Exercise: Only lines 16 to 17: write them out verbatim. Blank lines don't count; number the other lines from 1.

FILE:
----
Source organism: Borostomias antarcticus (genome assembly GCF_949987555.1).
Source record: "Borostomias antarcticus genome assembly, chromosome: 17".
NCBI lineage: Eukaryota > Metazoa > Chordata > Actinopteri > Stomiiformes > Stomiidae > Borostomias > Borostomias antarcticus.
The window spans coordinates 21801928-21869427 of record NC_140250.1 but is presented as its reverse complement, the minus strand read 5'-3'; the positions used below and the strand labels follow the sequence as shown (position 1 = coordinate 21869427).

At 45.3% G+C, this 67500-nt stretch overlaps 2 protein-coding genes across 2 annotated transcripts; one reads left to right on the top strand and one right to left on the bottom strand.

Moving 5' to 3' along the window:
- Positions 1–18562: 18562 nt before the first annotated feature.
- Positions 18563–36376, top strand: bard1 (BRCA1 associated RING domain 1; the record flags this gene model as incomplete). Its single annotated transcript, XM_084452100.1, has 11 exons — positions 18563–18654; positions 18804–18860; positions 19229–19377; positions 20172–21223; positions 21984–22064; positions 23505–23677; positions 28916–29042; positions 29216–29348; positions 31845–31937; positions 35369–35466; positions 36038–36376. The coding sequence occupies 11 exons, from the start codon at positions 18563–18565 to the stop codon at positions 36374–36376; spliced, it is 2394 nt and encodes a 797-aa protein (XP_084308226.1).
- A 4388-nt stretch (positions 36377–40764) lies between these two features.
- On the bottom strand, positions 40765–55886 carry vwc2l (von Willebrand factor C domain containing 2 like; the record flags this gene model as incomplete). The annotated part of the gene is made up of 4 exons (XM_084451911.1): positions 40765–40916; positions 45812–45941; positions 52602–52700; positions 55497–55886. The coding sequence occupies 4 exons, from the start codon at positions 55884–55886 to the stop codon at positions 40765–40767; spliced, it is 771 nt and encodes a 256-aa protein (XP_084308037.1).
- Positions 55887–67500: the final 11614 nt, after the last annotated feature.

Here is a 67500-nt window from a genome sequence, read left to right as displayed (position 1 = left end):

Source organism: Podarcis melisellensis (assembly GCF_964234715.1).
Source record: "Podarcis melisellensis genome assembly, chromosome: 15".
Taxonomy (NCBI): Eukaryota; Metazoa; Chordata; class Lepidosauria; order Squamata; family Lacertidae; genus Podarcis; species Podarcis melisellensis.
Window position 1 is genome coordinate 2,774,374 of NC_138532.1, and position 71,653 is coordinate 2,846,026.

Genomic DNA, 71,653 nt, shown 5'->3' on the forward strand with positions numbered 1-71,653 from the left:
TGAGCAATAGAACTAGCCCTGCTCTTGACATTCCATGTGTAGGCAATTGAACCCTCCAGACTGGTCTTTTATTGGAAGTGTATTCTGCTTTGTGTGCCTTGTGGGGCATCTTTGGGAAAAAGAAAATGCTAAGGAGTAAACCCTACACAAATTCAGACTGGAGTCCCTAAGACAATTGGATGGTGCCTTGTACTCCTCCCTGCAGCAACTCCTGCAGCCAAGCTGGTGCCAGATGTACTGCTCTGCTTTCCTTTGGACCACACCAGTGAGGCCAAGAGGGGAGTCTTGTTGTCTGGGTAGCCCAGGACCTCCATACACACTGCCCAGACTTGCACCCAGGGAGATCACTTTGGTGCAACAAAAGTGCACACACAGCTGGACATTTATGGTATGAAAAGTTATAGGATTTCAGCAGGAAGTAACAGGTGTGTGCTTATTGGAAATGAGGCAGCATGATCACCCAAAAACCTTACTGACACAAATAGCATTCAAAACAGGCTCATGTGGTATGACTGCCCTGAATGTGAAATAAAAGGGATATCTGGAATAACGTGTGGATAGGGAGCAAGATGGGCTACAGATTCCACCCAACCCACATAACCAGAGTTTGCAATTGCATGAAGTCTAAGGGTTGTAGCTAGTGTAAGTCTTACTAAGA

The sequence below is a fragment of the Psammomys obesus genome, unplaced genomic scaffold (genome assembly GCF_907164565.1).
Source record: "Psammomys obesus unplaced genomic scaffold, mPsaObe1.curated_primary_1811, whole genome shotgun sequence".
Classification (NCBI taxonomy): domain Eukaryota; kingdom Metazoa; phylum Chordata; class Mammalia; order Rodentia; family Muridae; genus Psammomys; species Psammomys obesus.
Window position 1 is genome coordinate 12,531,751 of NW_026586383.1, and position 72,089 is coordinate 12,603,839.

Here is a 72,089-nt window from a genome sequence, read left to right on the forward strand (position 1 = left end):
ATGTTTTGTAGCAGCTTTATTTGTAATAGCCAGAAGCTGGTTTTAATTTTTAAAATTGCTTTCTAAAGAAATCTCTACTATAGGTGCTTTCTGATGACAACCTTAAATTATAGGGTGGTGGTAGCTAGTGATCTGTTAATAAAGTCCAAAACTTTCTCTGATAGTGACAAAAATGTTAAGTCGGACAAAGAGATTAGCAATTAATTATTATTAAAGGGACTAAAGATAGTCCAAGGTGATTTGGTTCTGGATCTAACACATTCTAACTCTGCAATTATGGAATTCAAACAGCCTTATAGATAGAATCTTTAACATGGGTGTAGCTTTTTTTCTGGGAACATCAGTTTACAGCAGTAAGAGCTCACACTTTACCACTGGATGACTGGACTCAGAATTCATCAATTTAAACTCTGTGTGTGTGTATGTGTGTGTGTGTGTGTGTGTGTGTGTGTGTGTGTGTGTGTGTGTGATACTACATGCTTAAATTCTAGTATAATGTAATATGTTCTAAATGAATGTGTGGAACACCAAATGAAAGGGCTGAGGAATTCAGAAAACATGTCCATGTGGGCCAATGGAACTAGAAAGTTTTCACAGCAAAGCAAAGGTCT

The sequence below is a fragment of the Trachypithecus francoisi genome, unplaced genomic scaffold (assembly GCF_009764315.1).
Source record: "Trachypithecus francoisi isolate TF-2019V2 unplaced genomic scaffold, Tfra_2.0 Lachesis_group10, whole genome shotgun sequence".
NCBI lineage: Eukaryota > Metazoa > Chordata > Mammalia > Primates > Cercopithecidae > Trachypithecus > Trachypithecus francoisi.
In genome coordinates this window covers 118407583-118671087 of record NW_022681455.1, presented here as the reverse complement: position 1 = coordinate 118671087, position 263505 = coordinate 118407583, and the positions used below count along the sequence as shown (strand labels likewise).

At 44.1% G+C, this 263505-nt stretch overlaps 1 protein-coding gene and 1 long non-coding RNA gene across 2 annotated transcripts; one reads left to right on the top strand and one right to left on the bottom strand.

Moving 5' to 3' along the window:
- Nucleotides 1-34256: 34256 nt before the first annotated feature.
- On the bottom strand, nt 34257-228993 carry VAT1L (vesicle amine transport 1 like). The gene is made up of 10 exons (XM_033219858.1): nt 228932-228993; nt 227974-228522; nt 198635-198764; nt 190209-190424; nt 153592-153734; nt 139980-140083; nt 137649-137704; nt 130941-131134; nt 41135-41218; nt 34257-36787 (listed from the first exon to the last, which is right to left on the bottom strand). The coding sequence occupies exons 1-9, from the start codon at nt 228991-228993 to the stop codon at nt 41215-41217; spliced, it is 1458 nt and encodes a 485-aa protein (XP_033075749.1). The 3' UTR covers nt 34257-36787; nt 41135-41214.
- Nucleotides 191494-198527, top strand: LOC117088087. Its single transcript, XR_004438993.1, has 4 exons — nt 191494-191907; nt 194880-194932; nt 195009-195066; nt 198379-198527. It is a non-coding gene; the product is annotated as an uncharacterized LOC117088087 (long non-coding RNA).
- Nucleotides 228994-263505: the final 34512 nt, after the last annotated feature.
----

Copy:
Window position 1 is genome coordinate 2,774,374 of NC_138532.1, and position 71,653 is coordinate 2,846,026.

Genomic DNA, 71,653 nt, shown 5'->3' on the forward strand with positions numbered 1-71,653 from the left: